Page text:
Cambridge Press Charter

Charter Granted to Cambridge University 1534

Henry VIII, by the grace of God King of England and France, Defender of the Faith, and Lord of Ireland, To all whom these present letters may come, greeting. Know ye that we of our special grace, and by our certain knowledge and mere motion, have granted and given licence, and by these presents grant and give licence, for ourselves and our heirs, to our beloved in Christ the Chancellor, Masters and Scholars of our University of Cambridge, That they and their successors for ever may, by their writings under the seal of the Chancellor of the said University, from time to time assign, appoint and in perpetuity have among them, and perpetually remaining and dwelling within our aforesaid University, Three Stationers and Printers or Sellers of Books, both aliens born outside our obedience and natives born within our obedience, having and holding houses both leased[?] and owned. These Stationers or Bookprinters, assigned in the aforesaid manner, and any of them, shall have lawful and incontestable power to print there all manner of books approved, or hereafter to be approved, by the aforesaid Chancellor or his deputy and three doctors there; and also to exhibit for sale, as well in the same University as elsewhere in our realm, wherever they please, all such books and all other books wherever printed, both within and outside our realm, approved or to be approved (as aforesaid) by the said Chancellor or his deputy and three doctors there. And that the same Stationers or Printers born (as is aforesaid) outside our obedience, and very of them, for as long as they dwell in the aforesaid University and occupy themselves in the aforesaid business, shall in all things and by everyone so reputed, taken and treated as our faithful subjects and lieges, and each of them shall be so reputed, taken and treated. And they shall be entitled to enjoy and use all and singular liberties, customs, laws and privileges, and each of them shall be so entitled, freely and quietly, such as any faithful subject and liege in any manner can use and enjoy. And they shall pay and render Lot and Scot, taxes, tallages, and all other customs and impositions none otherwise and in no other manner than our faithful subjects and lieges pay and render to us; any statute, act, ordinance or provision made, published or provided to the contrary notwithstanding. Provided always, that the said Stationers or Printers so born (as is premised) outside our obedience shall pay to us all and all manner of customs, subsidies and other monies owing to us from time to time for their goods and merchandise to be exported from or imported into our realm, in such wise as aliens pay us and not otherwise. In testimony of which matter we have caused these our letters to be made patent. Witness myself, at Westminster, the 20th day of July, in the 26th year of our reign.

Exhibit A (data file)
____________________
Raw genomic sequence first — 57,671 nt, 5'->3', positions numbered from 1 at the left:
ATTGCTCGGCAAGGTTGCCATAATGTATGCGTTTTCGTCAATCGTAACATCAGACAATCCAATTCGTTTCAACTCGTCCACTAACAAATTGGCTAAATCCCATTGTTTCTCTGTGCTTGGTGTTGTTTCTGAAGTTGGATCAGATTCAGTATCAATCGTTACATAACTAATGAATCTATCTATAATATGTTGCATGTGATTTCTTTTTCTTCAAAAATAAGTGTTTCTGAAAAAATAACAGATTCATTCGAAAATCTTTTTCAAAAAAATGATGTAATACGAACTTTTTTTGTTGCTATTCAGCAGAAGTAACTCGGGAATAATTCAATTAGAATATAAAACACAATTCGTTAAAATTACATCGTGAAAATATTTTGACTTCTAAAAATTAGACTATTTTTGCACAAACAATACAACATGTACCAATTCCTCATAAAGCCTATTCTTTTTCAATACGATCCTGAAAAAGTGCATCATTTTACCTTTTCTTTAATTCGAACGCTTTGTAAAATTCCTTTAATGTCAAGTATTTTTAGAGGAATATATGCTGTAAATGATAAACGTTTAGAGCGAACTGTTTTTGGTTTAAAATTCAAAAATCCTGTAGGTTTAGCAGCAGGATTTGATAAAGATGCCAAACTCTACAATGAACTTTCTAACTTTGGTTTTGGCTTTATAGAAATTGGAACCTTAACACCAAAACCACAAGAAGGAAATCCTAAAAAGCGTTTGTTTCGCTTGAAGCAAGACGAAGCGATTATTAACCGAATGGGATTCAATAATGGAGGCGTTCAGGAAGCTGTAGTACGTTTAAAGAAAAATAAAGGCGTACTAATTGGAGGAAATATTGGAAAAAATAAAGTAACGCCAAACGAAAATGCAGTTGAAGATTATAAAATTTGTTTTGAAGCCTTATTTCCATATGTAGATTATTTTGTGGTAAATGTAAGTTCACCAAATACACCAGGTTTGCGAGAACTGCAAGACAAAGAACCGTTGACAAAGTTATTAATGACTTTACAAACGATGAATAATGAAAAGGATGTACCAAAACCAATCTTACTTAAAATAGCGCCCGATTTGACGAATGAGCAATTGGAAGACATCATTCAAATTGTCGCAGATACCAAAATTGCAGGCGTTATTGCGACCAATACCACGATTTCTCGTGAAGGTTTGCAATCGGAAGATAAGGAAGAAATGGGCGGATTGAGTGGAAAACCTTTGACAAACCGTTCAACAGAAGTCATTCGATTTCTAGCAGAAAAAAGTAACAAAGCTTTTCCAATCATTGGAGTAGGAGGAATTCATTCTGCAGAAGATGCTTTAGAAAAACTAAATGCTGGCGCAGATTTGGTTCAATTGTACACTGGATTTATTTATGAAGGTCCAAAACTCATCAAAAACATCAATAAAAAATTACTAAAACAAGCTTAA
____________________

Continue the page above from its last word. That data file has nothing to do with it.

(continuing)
Source: Translated from Latin in A History of Cambridge University Press, Vol. 1, David McKitterick, Cambridge University Press, 1992.